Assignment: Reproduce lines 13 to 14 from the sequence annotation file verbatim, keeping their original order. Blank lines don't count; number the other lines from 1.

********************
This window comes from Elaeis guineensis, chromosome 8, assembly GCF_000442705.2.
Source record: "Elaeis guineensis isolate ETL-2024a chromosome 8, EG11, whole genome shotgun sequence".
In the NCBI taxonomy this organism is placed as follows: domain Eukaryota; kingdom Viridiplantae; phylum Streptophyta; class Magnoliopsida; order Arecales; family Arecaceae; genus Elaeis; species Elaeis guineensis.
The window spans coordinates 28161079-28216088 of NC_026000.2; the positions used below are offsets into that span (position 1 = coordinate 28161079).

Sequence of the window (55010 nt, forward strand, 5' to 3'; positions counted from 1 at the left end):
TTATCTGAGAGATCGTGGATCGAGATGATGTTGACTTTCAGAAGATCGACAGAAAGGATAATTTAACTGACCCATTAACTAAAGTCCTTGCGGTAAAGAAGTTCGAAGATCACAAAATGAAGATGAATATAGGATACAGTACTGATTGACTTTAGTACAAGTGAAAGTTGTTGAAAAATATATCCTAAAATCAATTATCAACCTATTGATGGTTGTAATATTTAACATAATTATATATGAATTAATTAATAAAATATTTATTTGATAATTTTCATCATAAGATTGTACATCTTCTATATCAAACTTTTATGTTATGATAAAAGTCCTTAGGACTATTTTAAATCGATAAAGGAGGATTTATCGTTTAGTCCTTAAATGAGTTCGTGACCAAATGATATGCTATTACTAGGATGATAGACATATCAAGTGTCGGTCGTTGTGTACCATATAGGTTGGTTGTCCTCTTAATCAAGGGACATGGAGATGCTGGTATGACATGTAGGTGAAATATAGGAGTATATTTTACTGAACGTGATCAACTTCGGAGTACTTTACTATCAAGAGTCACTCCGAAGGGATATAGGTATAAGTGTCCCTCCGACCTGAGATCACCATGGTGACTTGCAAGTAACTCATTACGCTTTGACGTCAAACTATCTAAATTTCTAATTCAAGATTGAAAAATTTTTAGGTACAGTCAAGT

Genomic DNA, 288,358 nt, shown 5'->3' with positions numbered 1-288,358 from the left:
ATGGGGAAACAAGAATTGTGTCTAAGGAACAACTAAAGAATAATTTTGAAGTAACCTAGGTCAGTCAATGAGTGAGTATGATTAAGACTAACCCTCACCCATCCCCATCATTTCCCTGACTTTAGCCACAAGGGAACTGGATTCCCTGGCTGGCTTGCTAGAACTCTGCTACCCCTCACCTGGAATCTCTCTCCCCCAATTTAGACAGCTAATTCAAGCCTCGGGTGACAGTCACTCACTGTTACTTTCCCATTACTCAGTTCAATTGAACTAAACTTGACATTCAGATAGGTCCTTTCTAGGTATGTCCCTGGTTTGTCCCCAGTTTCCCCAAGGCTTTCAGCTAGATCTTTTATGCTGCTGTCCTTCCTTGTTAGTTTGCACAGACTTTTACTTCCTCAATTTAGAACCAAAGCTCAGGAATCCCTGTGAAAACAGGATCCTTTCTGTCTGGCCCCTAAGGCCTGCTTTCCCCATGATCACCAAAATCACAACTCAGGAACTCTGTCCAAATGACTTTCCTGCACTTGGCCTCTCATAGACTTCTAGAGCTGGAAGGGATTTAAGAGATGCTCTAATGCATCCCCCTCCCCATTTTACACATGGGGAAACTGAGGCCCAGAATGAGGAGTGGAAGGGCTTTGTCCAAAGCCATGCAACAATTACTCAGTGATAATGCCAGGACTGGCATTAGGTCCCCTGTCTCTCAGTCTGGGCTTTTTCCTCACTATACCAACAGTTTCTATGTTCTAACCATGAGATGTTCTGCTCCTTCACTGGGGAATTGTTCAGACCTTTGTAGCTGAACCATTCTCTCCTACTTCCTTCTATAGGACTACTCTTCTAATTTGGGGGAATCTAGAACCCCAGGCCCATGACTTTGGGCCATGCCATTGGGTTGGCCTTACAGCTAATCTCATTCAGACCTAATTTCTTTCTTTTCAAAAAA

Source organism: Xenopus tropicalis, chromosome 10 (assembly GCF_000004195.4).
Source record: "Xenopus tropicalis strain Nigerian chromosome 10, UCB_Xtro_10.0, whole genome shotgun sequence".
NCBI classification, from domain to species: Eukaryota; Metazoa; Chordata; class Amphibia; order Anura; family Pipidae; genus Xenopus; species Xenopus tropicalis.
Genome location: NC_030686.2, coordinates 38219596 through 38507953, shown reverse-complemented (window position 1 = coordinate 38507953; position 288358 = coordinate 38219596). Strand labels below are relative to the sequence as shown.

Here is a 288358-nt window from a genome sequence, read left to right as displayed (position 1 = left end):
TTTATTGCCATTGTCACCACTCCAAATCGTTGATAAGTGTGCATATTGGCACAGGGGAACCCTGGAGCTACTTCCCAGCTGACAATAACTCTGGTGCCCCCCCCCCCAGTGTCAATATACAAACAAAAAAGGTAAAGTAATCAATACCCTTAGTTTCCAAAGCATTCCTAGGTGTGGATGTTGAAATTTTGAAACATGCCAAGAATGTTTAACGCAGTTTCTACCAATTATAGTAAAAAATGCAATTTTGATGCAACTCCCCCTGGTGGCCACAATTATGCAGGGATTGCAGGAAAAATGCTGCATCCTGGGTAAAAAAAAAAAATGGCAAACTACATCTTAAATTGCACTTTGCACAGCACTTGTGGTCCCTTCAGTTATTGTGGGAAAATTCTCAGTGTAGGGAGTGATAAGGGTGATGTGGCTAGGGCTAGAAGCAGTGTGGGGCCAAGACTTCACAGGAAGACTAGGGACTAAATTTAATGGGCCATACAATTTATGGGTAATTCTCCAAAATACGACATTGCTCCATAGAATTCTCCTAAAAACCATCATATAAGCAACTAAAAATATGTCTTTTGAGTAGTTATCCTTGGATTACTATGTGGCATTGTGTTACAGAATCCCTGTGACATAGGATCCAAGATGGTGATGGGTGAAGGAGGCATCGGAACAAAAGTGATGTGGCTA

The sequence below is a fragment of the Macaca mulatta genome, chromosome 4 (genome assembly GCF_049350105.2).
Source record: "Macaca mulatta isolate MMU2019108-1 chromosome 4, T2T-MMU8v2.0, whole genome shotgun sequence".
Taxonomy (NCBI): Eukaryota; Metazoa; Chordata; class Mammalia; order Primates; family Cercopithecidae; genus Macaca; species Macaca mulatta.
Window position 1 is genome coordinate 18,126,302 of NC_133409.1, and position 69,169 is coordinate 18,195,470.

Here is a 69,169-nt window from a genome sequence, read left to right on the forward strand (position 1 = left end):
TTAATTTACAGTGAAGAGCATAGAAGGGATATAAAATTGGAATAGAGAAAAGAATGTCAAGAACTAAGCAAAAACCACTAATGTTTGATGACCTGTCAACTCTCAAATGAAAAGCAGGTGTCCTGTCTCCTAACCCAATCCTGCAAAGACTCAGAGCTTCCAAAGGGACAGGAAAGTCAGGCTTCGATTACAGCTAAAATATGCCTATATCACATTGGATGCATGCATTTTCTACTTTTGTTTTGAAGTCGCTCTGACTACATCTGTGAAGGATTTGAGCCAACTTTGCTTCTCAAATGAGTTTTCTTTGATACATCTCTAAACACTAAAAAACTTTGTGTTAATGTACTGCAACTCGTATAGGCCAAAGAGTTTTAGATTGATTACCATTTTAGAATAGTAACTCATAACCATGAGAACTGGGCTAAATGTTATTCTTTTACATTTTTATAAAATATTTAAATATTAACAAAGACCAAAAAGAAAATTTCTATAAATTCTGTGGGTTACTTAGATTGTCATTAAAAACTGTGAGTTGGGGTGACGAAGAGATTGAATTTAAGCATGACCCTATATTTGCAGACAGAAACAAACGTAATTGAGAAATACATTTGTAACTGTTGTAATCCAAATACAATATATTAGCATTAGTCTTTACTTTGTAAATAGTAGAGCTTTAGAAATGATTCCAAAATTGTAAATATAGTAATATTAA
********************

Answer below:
Here is a 288358-nt window from a genome sequence, read left to right as displayed (position 1 = left end):
TTTATTGCCATTGTCACCACTCCAAATCGTTGATAAGTGTGCATATTGGCACAGGGGAACCCTGGAGCTACTTCCCAGCTGACAATAACTCTGGTGCCCCCCCCCCCAGTGTCAATATACAAACAAAAAAGGTAAAGTAATCAATACCCTTAGTTTCCAAAGCATTCCTAGGTGTGGATGTTGAAATTTTGAAACATGCCAAGAATGTTTAACGCAGTTTCTACCAATTATAGTAAAAAATGCAATTTTGATGCAACTCCCCCTGGTGGCCACAATTATGCAGGGATTGCAGGAAAAATGCTGCATCCTGGGTAAAAAAAAAAAATGGCAAACTACATCTTAAATTGCACTTTGCACAGCACTTGTGGTCCCTTCAGTTATTGTGGGAAAATTCTCAGTGTAGGGAGTGATAAGGGTGATGTGGCTAGGGCTAGAAGCAGTGTGGGGCCAAGACTTCACAGGAAGACTAGGGACTAAATTTAATGGGCCATACAATTTATGGGTAATTCTCCAAAATACGACATTGCTCCATAGAATTCTCCTAAAAACCATCATATAAGCAACTAAAAATATGTCTTTTGAGTAGTTATCCTTGGATTACTATGTGGCATTGTGTTACAGAATCCCTGTGACATAGGATCCAAGATGGTGATGGGTGAAGGAGGCATCGGAACAAAAGTGATGTGGCTA